The Chainlink


My name is Mae Quach and I'm an undergraduate student at Loyola University Chicago. I'm doing an article for my school's paper on the growing bike culture in Chicago and wanted to get some good insight from people who participate in events such as Critical Mass and are a part of the Chainlink online community-- people, who I believe, are a great representative of those who love cycling in the city.

I just have a few questions that I would like some of you to answer and if you could,  please provide your full name and email address in the reply so that I can probably attribute my sources in my article. Thank you so much for your help!

1. How do you feel about Chicago's bike culture in comparison to other cities such as Minneapolis, Portland, Seattle, etc.?
        - some background information (if you didn't already know), Chicago plans to implement 33 miles of bike lanes with traffic lights in 2013
        - as of now, Chicago has over 170 miles of bike lanes. however, Mayor Rahm Emanuel announces plans to build 650 miles of protected paths and bike lanes by 2020.

2. With new bike lanes being created, do you believe this is a progressive indication of Chicago's bike culture? Do you believe that within a few years, Chicago will gain a reputation of being one of the most bike friendly cities in the U.S.?

3. How often do you bike? Are you a daily commuter or do you cycle as more of a leisure activity? How immersed is your life surrounding bikes/cycling and commuting around Chicago?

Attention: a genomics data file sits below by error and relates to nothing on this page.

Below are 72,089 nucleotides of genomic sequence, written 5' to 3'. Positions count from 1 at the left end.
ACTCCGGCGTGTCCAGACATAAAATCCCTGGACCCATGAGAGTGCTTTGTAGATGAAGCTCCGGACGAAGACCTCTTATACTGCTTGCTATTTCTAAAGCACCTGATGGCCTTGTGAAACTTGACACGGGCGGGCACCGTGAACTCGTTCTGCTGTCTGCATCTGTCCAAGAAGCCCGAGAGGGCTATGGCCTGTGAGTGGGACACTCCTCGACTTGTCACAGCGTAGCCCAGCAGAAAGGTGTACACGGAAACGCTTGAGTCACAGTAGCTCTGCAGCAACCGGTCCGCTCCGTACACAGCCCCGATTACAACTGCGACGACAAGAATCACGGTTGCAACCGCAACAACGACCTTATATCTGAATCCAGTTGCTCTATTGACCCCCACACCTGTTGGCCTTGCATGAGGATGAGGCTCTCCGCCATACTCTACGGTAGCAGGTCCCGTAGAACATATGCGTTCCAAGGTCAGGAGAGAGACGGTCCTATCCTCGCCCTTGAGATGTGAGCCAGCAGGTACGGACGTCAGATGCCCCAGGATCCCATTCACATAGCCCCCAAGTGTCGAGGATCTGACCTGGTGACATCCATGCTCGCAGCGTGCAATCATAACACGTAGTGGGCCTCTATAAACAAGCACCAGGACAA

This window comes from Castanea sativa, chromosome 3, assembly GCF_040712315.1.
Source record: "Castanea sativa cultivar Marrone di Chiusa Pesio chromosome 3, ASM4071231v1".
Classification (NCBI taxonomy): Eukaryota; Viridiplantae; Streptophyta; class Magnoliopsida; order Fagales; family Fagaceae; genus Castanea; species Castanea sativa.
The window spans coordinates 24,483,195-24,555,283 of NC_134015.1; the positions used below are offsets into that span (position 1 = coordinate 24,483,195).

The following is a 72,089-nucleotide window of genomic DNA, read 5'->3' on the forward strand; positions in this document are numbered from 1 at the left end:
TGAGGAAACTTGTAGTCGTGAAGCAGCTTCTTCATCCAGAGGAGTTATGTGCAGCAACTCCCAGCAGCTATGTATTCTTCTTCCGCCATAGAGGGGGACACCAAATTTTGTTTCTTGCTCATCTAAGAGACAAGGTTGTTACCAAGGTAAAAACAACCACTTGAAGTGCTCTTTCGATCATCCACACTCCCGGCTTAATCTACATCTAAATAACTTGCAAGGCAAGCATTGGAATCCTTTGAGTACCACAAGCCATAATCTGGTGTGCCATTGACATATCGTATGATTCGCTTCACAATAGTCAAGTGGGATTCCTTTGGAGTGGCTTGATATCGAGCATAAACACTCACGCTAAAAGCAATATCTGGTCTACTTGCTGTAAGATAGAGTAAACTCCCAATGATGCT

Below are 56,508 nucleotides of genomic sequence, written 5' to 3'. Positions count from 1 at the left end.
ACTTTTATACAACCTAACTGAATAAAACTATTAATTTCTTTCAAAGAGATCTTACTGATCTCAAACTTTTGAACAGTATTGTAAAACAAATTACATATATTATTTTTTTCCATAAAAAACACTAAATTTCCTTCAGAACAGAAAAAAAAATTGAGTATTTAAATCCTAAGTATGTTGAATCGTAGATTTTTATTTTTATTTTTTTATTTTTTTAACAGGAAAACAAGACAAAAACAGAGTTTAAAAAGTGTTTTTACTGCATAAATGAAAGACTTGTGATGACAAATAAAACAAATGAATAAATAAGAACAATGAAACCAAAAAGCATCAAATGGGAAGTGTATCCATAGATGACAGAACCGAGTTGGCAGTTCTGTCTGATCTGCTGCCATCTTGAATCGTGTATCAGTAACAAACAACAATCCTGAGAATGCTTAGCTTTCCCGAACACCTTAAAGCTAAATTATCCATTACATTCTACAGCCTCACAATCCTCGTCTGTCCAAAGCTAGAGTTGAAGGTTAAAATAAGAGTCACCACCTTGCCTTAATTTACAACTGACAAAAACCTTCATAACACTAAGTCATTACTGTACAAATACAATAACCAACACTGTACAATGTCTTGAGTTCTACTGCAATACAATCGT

Again, thank you so much for being a part of my article and those who reply, I will send you a link to the article if you'd like. To contact me with any questions, my email is

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You might consider browsing Streetsblog Chicago and talking to the John Greenfield over there to get some detailed information.

My only comment is to caution you against assuming there is a tremendous amount of homologus cycling culture. Cycling is no longer a niche thing; it's very much a mainstream activity which all facets of human life enjoy for various purposes. Things like Critical Mass and forums like this might have cultural aspects but they certainly don't define cyclists any more than drive thrus and car washes define motorists.

True Tom- though last month was my first critical mass and I went expecting a group of similar people and saw so many different people that it actually floored me. I'm sure the bike community is even more diverse than just those who showed up to critical mass in September, but it's a good place to start!


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